Monday, 10 February 2020

Congestion charging

The same kind of technology that lets commercial trucks handle road user charges painlessly could be installed on petrol vehicles. Petrol excise would go away, with road user charges taking their place to collect the same amount of money for the land transport fund.

Carbon charges on petrol would, of course, remain.

The purpose of a congestion charge would not be to fund new roads, or road expansions, or public transport, or anything else. The purpose of a congestion charge would be to get rid of the hassle and time and frustration cost that each of us bears when stuck in traffic, and to replace it with a monetary charge instead that would allow traffic to flow freely.

If you'd like an analogy, think about the old Soviet Union. Prices were officially very low in the government's stores, but everyone had to sit in queues for hours if they wanted to be able to buy toilet paper. That's how we run our roads: the government's set price for getting onto the road is zero, but you have to queue.

Ideally, congestion charging would be revenue-neutral. Road user charges would fund the roads, but congestion charges' only job is to alleviate congestion. The government could take every dollar collected in congestion charges, net of the cost of running the system, and give every person in the country an equal payment out of the collected funds.

Letting prices work can solve a lot of problems. It can also then make additional investments in roads rather less necessary. Traffic engineers like building roads to handle times of peak use. Charges that spread that traffic load more evenly over the day mean that you don't need to invest as much in increasing capacity in the first place.

Even better, the collected congestion charges can start to tell you when it does make sense to increase capacity – to twin Wellington's Mt Vic tunnel, for example, or to turn some of the chokepoint traffic circles on Johns Road in Christchurch into offramps and flyovers. If collected congestion charges around the chokepoint signal that people really put a lot of value on getting across town, that starts making the case for increasing capacity.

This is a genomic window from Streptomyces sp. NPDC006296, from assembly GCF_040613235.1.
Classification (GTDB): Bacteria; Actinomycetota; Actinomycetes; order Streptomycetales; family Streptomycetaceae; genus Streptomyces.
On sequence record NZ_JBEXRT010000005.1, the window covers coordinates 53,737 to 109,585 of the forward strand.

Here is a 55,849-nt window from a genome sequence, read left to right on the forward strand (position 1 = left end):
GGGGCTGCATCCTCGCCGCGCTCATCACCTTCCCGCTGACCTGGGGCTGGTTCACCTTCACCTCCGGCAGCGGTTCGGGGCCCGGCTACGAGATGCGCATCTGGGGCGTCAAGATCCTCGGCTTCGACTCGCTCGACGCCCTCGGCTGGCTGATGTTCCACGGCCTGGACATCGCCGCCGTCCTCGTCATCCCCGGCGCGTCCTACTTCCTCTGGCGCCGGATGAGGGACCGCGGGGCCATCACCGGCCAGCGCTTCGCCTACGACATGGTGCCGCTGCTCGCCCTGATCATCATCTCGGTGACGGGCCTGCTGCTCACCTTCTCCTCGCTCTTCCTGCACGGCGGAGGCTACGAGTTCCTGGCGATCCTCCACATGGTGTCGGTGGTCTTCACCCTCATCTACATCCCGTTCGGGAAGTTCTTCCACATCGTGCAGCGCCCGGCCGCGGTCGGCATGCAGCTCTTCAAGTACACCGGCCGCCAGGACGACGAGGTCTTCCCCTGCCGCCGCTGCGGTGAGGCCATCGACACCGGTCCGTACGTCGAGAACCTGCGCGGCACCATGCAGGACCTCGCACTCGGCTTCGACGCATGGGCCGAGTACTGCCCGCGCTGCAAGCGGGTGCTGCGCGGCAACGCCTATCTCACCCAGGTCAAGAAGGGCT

If instead we see that the congestion charge needed to for traffic to flow freely around the chokepoint at peak hours is rather low, then the economics of fixes like a second tunnel are likely rather poor.

It's hard to tell which is true until we start pricing congestion.
Like carbon prices, congestion prices are one of those things where the economic merits are obvious, but the politics in getting there are hard. Heck, Mark Blaug explained the case for them in a public lecture at Canterbury more than a decade ago.

Making the charge revenue neutral will be important in making the thing feasible. If people expect this to be a tax grab to fund all manner of new initiatives, they'll rightly balk. Using a congestion charge that way makes a hash of it. If you use the thing with revenue as an objective rather than a byproduct, you'll set the prices incorrectly. I like the idea of just giving everyone a cheque for their equal share of the collected net revenues.

At the same time, we do need better ways of funding roading infrastructure. And that's where Road User Charges could come in. If we have the transponders in place for congestion charging, we can use them to set different base prices for different roads. If it turns out that a second Mount Vic tunnel makes sense, which we'd quickly see if the congestion charge necessary to ease traffic around the tunnel were high, then you could fund the second tunnel with a dedicated charge on that route - that dedicated road-specific RUC could pay off the bond that funds the tunnel. And if it looks like there's no way that driver demand, as demonstrated by willingness to pay to use that route, would cover the cost - well, then digging would be a waste of money and shouldn't be done.

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